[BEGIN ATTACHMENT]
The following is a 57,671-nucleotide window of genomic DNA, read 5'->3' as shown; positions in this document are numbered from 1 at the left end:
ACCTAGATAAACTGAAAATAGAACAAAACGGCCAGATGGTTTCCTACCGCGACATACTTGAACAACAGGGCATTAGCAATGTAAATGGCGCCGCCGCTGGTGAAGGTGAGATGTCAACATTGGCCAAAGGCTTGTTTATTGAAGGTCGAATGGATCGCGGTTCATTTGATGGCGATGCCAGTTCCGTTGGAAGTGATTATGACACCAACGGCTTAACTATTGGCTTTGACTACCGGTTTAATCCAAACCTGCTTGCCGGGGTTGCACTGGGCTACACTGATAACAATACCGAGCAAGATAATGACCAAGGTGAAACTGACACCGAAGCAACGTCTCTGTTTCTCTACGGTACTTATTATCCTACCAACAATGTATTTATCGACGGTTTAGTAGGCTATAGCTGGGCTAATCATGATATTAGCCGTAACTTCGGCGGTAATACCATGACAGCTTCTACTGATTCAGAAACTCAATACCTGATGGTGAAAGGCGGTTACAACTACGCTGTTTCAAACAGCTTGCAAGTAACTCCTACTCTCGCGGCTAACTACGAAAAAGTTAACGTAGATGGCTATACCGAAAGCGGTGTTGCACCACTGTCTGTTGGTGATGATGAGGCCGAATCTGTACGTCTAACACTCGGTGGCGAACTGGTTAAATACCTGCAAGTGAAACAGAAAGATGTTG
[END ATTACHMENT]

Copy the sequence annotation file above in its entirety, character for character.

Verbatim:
The following is a 57,671-nucleotide window of genomic DNA, read 5'->3' as shown; positions in this document are numbered from 1 at the left end:
ACCTAGATAAACTGAAAATAGAACAAAACGGCCAGATGGTTTCCTACCGCGACATACTTGAACAACAGGGCATTAGCAATGTAAATGGCGCCGCCGCTGGTGAAGGTGAGATGTCAACATTGGCCAAAGGCTTGTTTATTGAAGGTCGAATGGATCGCGGTTCATTTGATGGCGATGCCAGTTCCGTTGGAAGTGATTATGACACCAACGGCTTAACTATTGGCTTTGACTACCGGTTTAATCCAAACCTGCTTGCCGGGGTTGCACTGGGCTACACTGATAACAATACCGAGCAAGATAATGACCAAGGTGAAACTGACACCGAAGCAACGTCTCTGTTTCTCTACGGTACTTATTATCCTACCAACAATGTATTTATCGACGGTTTAGTAGGCTATAGCTGGGCTAATCATGATATTAGCCGTAACTTCGGCGGTAATACCATGACAGCTTCTACTGATTCAGAAACTCAATACCTGATGGTGAAAGGCGGTTACAACTACGCTGTTTCAAACAGCTTGCAAGTAACTCCTACTCTCGCGGCTAACTACGAAAAAGTTAACGTAGATGGCTATACCGAAAGCGGTGTTGCACCACTGTCTGTTGGTGATGATGAGGCCGAATCTGTACGTCTAACACTCGGTGGCGAACTGGTTAAATACCTGCAAGTGAAACAGAAAGATGTTG